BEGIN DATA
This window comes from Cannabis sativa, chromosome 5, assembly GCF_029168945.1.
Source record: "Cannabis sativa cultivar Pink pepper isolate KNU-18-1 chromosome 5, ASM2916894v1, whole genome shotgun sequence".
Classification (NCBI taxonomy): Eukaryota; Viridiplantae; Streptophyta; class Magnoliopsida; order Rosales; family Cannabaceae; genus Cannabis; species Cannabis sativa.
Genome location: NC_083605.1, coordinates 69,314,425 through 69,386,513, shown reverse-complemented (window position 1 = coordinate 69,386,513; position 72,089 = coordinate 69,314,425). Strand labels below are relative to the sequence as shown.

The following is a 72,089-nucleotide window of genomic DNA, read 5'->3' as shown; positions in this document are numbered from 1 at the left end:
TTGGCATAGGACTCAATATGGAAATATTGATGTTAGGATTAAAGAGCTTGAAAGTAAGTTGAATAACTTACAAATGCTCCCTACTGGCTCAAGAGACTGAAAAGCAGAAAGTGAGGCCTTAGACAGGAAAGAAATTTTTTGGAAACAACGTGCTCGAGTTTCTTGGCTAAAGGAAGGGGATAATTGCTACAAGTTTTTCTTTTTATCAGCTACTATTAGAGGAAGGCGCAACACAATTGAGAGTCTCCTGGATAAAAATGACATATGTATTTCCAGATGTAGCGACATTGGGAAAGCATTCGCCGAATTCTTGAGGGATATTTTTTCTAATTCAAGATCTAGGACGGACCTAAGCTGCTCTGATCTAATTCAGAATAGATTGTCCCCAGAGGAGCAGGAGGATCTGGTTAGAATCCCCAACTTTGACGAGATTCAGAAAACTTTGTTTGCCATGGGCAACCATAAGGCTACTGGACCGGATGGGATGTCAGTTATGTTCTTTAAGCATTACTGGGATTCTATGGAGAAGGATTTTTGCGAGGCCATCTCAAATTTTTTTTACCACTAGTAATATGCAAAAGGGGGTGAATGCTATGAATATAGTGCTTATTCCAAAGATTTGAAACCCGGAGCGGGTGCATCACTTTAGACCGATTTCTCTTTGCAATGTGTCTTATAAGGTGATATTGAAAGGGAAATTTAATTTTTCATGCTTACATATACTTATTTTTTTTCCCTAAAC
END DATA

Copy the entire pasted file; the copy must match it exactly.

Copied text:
This window comes from Cannabis sativa, chromosome 5, assembly GCF_029168945.1.
Source record: "Cannabis sativa cultivar Pink pepper isolate KNU-18-1 chromosome 5, ASM2916894v1, whole genome shotgun sequence".
Classification (NCBI taxonomy): Eukaryota; Viridiplantae; Streptophyta; class Magnoliopsida; order Rosales; family Cannabaceae; genus Cannabis; species Cannabis sativa.
Genome location: NC_083605.1, coordinates 69,314,425 through 69,386,513, shown reverse-complemented (window position 1 = coordinate 69,386,513; position 72,089 = coordinate 69,314,425). Strand labels below are relative to the sequence as shown.

The following is a 72,089-nucleotide window of genomic DNA, read 5'->3' as shown; positions in this document are numbered from 1 at the left end:
TTGGCATAGGACTCAATATGGAAATATTGATGTTAGGATTAAAGAGCTTGAAAGTAAGTTGAATAACTTACAAATGCTCCCTACTGGCTCAAGAGACTGAAAAGCAGAAAGTGAGGCCTTAGACAGGAAAGAAATTTTTTGGAAACAACGTGCTCGAGTTTCTTGGCTAAAGGAAGGGGATAATTGCTACAAGTTTTTCTTTTTATCAGCTACTATTAGAGGAAGGCGCAACACAATTGAGAGTCTCCTGGATAAAAATGACATATGTATTTCCAGATGTAGCGACATTGGGAAAGCATTCGCCGAATTCTTGAGGGATATTTTTTCTAATTCAAGATCTAGGACGGACCTAAGCTGCTCTGATCTAATTCAGAATAGATTGTCCCCAGAGGAGCAGGAGGATCTGGTTAGAATCCCCAACTTTGACGAGATTCAGAAAACTTTGTTTGCCATGGGCAACCATAAGGCTACTGGACCGGATGGGATGTCAGTTATGTTCTTTAAGCATTACTGGGATTCTATGGAGAAGGATTTTTGCGAGGCCATCTCAAATTTTTTTTACCACTAGTAATATGCAAAAGGGGGTGAATGCTATGAATATAGTGCTTATTCCAAAGATTTGAAACCCGGAGCGGGTGCATCACTTTAGACCGATTTCTCTTTGCAATGTGTCTTATAAGGTGATATTGAAAGGGAAATTTAATTTTTCATGCTTACATATACTTATTTTTTTTCCCTAAAC